Yeah, and I think getting the foundations early, it’s a good idea. Thinking about the business in 5 or 10 years from now, not 5 days from now, like most people say they have a marketing focus of today or next week. They’re always so desperately urgent. Think longer term. I’m always making decisions. My filter is, is this something I still can be doing in a few years from now? Does it make sense looking at the way things are going? If it doesn’t, then I’d have to change my strategy, but I want to be a little bit in front of it.
For sure. One last question and then we’ll close up the episode here. Any particular people that you follow that you look up to, or mentors that you’ve worked within the past, or Masterminds that you’re in, or were in, that had been profoundly impactful for you?
There haven’t been. I feel like a bit of a Robinson Crusoe there. I am especially good spotting the feed of clay. Most of the commonly named gurus or experts or authors or whatever, I don’t really subscribe to any of them. I feel like a bit more of an independent. I take little bits from each one, but often I will match that up into my own model.
I think some of my best lessons came from early bad bosses. Of course, I read a fair bit from authors who may not even still be alive, whether it’s stuff like a Robert Collier letter book from the early 1900s or business thinking by guys like Peter Drucker or Eli Goldratt. Both of those guys have passed. I think that often I’ll pick out gems from something that someone has written. I don’t necessarily follow anyone particularly famous that I can think of off the top of my head.
Okay, cool. This was an awesome episode, I’m really grateful for you to be on the show and share your wisdom and all your experiences with us. How would somebody get a hold of you if they wanted to learn more, maybe join your Silver Circle Mastermind, or attend your SuperFast Business live seminar, or have your team build out their websites or help with automating their business, where would they find you?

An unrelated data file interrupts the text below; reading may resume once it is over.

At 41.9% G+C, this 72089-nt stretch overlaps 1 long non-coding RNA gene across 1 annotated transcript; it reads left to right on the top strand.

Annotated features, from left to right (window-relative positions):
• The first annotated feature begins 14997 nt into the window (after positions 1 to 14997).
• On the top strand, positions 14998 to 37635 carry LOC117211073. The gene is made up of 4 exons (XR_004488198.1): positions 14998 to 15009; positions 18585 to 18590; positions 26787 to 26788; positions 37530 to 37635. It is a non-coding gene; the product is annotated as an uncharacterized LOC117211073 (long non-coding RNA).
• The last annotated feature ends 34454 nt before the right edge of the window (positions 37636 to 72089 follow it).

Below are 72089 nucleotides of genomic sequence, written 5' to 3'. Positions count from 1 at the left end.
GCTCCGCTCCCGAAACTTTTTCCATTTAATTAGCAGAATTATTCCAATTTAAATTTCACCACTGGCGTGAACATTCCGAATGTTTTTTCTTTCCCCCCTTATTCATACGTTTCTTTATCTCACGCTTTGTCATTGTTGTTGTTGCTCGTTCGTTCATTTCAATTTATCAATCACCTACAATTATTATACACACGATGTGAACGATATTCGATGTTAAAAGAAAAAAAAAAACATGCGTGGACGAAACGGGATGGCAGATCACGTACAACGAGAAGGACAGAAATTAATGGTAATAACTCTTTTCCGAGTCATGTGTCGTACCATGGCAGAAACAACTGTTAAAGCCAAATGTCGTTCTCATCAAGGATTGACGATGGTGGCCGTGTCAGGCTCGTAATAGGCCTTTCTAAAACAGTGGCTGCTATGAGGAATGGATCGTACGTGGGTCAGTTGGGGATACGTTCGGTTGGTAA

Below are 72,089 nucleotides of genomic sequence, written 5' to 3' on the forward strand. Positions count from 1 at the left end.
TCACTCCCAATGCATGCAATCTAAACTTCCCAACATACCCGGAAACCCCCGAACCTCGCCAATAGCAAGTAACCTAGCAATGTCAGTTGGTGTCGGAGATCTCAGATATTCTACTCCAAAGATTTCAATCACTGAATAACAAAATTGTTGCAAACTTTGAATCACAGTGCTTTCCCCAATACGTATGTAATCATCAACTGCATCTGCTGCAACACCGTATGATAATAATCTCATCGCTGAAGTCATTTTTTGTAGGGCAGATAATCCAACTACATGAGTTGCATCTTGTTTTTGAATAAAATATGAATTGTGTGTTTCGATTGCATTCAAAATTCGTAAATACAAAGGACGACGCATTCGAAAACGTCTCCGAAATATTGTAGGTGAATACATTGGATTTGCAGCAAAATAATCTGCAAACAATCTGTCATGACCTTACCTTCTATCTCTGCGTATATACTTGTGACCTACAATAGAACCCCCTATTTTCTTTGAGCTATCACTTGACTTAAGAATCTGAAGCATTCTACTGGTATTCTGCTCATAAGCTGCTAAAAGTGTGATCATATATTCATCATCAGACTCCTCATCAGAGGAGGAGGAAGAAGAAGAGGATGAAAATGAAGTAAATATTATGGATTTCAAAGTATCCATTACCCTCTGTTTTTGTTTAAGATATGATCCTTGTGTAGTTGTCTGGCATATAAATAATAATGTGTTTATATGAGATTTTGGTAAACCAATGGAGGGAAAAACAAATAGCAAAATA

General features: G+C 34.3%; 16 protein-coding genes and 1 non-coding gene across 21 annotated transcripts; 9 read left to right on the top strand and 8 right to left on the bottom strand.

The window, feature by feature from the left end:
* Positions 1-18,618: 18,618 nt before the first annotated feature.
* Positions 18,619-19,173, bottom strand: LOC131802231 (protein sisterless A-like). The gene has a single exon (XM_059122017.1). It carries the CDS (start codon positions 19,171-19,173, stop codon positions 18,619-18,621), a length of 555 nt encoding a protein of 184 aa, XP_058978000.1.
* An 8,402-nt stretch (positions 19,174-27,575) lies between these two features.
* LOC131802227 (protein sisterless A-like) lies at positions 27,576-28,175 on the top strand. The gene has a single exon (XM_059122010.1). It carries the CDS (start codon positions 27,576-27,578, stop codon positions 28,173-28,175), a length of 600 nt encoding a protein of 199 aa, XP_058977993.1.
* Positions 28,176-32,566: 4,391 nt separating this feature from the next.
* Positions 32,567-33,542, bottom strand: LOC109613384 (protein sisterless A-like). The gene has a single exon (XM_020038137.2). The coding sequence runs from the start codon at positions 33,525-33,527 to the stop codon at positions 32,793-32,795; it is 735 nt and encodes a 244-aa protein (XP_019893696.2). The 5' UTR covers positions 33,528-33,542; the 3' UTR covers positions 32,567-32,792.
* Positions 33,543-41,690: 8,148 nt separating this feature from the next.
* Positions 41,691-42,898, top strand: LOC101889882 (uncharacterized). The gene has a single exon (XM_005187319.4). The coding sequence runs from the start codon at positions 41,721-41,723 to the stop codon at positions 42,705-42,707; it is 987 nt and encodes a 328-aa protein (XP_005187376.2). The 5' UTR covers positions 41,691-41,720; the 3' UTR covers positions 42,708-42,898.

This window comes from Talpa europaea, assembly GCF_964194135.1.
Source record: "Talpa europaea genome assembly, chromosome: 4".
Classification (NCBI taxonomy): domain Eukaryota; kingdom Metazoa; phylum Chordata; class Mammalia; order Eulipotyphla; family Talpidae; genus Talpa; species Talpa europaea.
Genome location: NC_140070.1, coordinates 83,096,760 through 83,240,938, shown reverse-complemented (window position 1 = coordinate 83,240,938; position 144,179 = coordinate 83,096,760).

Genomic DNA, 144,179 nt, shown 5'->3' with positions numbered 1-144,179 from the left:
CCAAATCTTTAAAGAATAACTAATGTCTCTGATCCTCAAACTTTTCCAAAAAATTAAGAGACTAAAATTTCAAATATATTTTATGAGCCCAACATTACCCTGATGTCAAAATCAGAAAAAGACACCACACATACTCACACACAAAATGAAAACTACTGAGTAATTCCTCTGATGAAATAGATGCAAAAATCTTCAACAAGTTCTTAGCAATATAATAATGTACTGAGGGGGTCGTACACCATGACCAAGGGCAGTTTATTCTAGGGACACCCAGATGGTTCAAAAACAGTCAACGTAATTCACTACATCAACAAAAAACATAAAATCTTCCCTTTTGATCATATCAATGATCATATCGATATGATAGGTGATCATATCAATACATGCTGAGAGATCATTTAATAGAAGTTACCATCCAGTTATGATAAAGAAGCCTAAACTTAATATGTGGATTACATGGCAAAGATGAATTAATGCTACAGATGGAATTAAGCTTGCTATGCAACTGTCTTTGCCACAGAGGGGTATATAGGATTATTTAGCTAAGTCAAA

SuperFastBusiness.com is a good starting point. There are some free courses there, plenty of podcasts. If they wanted to get into Silver Circle, they probably have to ask someone who’s already in it for referral, because it’s been closed for a couple of years to new members, plus, people don’t leave. I just get enough referrals from the existing members. The last few members that came in were recommended by existing members. A couple of them are listed on the homepage at Silver Cirlces, yeah. If you know any of those people, that’s a good starting point.
What are the URLs for your podcast shows?
SuperFastBusiness.com is the flagship podcast, so that’s the starting point. I also have some interesting other ones. There’s FreedomOcean.com with Tim Reid. There’s ThinkActGet.com with Ezra Firestone, and the SalesMarketingProfit.com with Taki Moore. I have one other one called KickingBack.com with Joel Ozborn. Joel Ozborn is a comedian. It’s a less of a business-y show, but I find comedians fascinating just to talk to, I came up with an excuse to just hang out with a comedian regularly and to talk about all sorts of things. That’s that creative stuff I was saying I wanted to explore now that I’ve gone through the pure business mode.
Perfect. Okay, well, thank you again. For listeners, please check out the Get Yourself Optimized website for the transcript of this episode which will include a checklist, so go ahead and download that PDF. Also check out my sister podcast, Marketing Speak. I also had interviewed James on that show not too long ago, and it was a fantastic episode. We talked about a lot of really cool stuff about marketing through webinars and podcasts and all sorts of really great stuff.